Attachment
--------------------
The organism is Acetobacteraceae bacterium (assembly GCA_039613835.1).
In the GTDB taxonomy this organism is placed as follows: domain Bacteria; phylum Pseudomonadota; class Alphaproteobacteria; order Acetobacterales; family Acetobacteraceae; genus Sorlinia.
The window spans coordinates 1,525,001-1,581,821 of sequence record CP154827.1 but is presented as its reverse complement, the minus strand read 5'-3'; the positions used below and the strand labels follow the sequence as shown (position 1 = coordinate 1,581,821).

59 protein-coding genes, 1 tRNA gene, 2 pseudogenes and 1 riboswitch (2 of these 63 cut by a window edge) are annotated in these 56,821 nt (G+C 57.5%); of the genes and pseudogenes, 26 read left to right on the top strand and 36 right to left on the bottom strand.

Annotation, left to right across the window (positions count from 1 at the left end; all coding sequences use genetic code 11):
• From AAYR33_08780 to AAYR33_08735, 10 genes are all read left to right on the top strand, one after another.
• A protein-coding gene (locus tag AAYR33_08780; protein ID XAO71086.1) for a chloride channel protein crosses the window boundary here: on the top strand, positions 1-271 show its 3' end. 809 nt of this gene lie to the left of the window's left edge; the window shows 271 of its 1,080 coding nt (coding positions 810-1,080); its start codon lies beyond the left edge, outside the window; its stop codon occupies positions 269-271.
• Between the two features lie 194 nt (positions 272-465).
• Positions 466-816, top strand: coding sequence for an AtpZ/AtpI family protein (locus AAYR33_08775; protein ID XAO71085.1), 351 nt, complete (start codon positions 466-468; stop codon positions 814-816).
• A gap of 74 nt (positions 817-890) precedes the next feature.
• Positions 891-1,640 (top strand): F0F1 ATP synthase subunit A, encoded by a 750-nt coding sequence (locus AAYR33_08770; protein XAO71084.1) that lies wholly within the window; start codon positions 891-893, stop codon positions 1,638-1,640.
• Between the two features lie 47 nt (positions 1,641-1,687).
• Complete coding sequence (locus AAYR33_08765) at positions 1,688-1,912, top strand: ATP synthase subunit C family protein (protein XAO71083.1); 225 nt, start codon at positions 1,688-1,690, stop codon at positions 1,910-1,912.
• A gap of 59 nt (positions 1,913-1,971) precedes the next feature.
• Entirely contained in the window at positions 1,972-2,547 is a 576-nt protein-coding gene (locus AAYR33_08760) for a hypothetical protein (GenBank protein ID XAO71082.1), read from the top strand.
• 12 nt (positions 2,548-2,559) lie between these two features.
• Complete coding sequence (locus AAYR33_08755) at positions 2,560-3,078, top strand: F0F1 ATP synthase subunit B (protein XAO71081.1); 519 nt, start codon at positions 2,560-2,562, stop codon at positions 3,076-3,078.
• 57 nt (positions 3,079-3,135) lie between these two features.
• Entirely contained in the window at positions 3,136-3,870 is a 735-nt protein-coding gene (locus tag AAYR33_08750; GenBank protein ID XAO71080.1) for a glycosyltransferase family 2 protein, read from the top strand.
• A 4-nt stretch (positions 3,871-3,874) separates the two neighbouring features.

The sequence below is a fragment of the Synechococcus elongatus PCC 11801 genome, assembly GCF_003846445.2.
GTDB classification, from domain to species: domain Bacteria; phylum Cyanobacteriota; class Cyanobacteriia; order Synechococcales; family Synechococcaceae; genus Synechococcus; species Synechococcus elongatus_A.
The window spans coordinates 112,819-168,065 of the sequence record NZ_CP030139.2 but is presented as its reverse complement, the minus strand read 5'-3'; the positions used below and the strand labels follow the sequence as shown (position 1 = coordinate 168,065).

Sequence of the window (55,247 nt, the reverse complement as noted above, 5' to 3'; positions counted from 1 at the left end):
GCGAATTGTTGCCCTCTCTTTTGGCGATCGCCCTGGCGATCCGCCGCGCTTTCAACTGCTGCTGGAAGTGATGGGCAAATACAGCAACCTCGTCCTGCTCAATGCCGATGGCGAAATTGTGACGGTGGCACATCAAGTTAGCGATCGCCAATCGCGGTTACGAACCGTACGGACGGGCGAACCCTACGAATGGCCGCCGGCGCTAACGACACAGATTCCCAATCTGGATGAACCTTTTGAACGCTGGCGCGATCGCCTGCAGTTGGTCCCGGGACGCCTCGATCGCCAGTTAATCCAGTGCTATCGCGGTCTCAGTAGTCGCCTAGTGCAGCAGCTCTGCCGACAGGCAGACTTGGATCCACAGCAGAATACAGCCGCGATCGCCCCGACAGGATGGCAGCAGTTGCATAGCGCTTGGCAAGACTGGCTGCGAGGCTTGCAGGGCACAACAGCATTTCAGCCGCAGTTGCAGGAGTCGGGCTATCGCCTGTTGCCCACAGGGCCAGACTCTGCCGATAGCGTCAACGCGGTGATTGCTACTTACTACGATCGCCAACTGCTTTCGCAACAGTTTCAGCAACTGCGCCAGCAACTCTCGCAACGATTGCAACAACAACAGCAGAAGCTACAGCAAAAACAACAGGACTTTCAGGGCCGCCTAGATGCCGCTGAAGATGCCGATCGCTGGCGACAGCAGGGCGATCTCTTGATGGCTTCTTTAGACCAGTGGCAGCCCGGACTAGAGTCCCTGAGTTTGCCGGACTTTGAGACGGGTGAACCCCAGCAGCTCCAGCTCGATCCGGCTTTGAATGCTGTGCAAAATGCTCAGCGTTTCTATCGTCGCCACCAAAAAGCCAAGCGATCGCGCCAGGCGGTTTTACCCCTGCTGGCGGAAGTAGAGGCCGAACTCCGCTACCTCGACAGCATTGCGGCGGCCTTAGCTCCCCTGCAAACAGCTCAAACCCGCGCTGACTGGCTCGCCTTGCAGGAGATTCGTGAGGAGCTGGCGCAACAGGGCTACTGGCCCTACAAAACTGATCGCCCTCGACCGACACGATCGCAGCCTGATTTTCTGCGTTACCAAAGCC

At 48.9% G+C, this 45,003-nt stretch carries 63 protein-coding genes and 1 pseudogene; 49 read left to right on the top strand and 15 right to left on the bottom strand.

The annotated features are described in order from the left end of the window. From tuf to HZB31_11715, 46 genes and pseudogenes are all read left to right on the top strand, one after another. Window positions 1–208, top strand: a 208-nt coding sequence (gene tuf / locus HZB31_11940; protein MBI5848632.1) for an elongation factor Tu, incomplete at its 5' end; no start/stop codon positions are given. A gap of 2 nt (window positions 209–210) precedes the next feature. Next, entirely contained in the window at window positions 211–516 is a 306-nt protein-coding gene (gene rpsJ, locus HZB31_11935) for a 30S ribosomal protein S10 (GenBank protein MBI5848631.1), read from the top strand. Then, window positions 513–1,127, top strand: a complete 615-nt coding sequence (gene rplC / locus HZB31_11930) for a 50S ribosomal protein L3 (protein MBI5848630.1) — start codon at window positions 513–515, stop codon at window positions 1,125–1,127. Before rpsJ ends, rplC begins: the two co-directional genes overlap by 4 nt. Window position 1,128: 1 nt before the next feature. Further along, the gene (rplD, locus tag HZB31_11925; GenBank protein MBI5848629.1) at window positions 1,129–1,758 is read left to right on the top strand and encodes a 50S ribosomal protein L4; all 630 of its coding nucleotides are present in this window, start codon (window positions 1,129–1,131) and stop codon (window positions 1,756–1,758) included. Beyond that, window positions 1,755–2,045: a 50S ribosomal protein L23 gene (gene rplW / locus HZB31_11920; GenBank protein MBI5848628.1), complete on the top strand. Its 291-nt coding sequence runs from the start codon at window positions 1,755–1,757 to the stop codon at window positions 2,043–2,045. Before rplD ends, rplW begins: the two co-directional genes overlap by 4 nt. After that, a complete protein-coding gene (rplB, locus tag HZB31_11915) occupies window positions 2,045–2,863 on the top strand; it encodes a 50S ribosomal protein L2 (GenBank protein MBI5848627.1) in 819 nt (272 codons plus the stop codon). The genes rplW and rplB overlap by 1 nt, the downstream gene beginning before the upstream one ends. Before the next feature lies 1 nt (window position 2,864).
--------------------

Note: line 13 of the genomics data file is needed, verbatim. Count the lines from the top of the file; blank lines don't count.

• Complete coding sequence (locus AAYR33_08765) at positions 1,688-1,912, top strand: ATP synthase subunit C family protein (protein XAO71083.1); 225 nt, start codon at positions 1,688-1,690, stop codon at positions 1,910-1,912.